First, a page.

Treaty offers hope for a world free of mines
The potential use of thale cress to detect unexploded land mines is welcome news for the millions around the world living in mine-affected communities ("Rooting out land mines," editorial, April 12). It is good news as well for de-miners engaged in the dangerous process of removing unexploded land mines.
However, any new technology or innovation in the area of mine removal would be greatly enhanced if the United States would join the majority of the world in acceding to the 1997 Mine Ban Treaty and committing to a ban on the use, production, transfer and sale of anti-personnel mines.
Although President Bill Clinton failed to sign the treaty, he did create a policy that put the United States on track to join the treaty by 2006. A shift in policy announced by the Bush administration in late February rejected the treaty, puts off the destruction of "persistent" land mines until 2010 and continues to allow the use of certain mines indefinitely.
For families in mine-affected countries, the greatest hope is what the Mine Ban Treaty offers - a chance to rebuild lives in a world free of land mines.
The editorial describes these devices well: Land mines are "cheap, lasting, deadly devices."
It is time for the United States to give up the use of this cruel, indiscriminate weapon once and for all.
The writer is a public policy associate for Lutheran World Relief.
If Preakness goes, so will slots foes
The Sun's editorial "NIMBY" (April 13) was an unfair shot at supporters of slot machines.
State House Speaker Michael E. Busch's childish last-minute bill would have put the slots in predominantly Republican areas. The governor's proposal to put slots at racetracks and other locations was never given a fair hearing.
With obstructionists such as Mr. Busch in power, it is likely that business sense will lead Magna Entertainment Corp. to move the Preakness and close Pimlico Race Course before the next election.
Mr. Busch and his Democratic allies on the House of Delegates' Ways and Means Committee can then seek re-election with their biggest accomplishment being losing the Preakness.
Legislature failed to cure budget woes
You've got to hand it to our General Assembly. For yet another year, it has exemplified what it means to be ineffective and irresponsible ("Assembly falls short on budget gap," April 13).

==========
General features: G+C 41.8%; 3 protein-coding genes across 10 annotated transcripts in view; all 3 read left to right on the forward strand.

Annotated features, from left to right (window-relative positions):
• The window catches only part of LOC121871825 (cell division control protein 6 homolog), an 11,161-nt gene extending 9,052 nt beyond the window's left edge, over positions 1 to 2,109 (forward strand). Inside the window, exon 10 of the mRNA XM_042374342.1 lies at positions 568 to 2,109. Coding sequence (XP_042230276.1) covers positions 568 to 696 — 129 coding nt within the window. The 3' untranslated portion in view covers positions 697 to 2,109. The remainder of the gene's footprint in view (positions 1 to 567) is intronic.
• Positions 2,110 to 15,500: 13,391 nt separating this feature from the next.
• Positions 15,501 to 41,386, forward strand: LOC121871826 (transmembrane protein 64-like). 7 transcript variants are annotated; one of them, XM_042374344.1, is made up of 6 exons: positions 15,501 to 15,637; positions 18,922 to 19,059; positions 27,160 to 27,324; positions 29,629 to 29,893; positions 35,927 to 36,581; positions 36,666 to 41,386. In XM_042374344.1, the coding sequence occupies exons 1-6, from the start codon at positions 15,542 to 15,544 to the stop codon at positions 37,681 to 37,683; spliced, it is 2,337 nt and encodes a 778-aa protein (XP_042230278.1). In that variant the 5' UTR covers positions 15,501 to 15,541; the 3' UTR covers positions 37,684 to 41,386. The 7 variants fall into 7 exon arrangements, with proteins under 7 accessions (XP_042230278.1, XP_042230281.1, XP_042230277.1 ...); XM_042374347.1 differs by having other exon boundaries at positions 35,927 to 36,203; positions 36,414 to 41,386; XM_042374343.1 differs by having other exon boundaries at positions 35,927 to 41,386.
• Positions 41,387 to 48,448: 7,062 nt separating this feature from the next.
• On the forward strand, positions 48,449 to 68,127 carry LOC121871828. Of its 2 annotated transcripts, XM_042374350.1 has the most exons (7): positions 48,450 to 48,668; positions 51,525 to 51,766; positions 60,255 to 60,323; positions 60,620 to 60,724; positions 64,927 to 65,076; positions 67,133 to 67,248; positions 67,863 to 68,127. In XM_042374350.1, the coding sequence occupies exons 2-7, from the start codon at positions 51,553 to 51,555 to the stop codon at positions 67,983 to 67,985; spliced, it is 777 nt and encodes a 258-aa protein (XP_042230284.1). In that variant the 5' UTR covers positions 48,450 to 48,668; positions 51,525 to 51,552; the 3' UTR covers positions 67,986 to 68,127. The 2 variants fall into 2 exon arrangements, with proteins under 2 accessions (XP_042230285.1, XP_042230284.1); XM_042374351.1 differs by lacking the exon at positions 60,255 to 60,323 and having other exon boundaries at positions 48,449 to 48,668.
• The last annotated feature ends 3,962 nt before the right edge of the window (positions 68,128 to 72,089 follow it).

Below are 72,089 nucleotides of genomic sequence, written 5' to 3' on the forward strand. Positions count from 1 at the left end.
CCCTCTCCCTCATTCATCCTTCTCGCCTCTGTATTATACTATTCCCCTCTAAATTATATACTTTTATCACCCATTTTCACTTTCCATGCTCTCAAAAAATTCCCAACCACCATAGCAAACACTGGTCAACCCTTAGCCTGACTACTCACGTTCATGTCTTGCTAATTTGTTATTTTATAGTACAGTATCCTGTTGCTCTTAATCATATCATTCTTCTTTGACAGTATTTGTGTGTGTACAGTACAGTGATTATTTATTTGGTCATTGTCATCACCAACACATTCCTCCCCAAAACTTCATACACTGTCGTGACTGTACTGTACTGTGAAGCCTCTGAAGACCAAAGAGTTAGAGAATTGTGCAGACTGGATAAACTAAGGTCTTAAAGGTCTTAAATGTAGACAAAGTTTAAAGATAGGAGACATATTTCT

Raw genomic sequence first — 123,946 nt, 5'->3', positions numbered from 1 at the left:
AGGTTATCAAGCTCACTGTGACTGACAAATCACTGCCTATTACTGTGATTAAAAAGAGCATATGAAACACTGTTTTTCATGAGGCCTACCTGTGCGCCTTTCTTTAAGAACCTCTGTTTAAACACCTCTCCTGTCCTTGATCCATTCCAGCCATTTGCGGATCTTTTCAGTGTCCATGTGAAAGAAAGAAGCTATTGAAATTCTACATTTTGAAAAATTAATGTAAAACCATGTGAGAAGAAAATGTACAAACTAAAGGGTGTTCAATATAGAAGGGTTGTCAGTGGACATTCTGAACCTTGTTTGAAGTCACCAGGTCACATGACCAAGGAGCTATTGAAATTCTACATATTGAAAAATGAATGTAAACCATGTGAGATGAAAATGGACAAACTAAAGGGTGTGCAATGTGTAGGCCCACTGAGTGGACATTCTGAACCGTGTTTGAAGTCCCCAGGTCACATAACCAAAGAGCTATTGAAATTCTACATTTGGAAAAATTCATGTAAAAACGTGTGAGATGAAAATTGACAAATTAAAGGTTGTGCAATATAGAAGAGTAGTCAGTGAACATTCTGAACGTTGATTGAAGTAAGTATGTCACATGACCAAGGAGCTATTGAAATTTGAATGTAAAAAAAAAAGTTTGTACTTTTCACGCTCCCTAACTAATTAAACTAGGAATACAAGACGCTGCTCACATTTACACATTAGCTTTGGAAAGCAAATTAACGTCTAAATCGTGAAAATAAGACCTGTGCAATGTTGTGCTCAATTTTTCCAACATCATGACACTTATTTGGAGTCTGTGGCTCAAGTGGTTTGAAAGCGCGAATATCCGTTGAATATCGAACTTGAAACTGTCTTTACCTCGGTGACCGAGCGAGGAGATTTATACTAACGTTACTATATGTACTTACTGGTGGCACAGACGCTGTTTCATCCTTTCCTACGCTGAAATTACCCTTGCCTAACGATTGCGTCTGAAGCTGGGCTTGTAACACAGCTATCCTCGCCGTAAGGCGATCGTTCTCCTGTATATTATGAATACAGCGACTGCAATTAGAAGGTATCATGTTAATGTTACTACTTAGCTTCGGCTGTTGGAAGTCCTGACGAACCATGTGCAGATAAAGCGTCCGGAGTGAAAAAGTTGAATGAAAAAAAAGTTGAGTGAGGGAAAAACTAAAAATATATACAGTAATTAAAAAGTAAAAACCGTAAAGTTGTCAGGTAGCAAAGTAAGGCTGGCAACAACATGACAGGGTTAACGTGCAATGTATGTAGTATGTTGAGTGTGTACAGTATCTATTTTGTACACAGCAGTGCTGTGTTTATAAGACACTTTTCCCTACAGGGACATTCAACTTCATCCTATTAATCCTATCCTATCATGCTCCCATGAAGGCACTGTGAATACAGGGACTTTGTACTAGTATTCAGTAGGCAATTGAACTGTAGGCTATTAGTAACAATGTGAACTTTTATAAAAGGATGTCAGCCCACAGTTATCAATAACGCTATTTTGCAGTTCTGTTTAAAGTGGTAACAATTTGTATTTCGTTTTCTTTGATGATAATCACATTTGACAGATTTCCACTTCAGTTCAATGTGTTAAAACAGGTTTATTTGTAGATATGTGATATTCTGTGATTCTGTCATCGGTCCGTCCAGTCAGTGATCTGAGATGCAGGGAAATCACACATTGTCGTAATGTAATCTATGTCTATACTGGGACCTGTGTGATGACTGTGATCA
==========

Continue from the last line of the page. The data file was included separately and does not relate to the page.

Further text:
Perhaps the single most important thing the Assembly must do, each and every year, is to set the framework for Maryland's budget and future fiscal health. Instead, this year, as in past ones, it concentrated on partisan politics, bowing to special interests, inflating one another's egos and self-importance, and, best of all, doing all this for 90 days at the taxpayers' expense.
Of course, I guess I should be happy. At least it didn't pass another piece of "landmark" legislation such as the Thornton law, which will cost us millions upon millions of dollars each year with absolutely no consideration of how to pay for it.
Emphasis on slots yielded nothing
The governor of Maryland has let the people of this state down ("Assembly falls short on budget gap," April 13).
Before he was elected, Gov. Robert L. Ehrlich Jr. said that he would get slots for the state.
He has gotten nothing.
I am very disappointed.
I feel that our leaders should have put a referendum on slots on the November ballot.
Time to put slots to rest for good
This Easter weekend, slots died in Annapolis, praise God ("Slots bill `extremely dead,'" April 10).
Let's have no resurrection, please.
The defeat of slots imperils open space
Although it appears that Maryland legislators did not bother to visit Delaware or West Virginia to witness flourishing racetracks and communities ("`Living wage', but not slots," April 13), I encourage them now to visit Northern Virginia to see real estate development run amok.
Maryland's vast tracts of farmland remind me of the Virginia landscape of only a generation ago.
But now that the horse racing industry has been dealt a mortal blow, I invite all Marylanders to see the congestion, crowded schools and acre upon acre of prefabricated homes slapped on lands that once contained Virginia's vibrant farms.
Lawmakers disregard needs of women, kids
With the General Assembly session completed without any malpractice tort reform accomplished ("Business costs rise with new Md. laws," April 13), our legislators have chosen the following fate for the care of women and unborn children in Maryland.
The exit or early retirement of many of our obstetricians from the practice.
Little hope for recruitment of physicians to practice obstetrics in Maryland.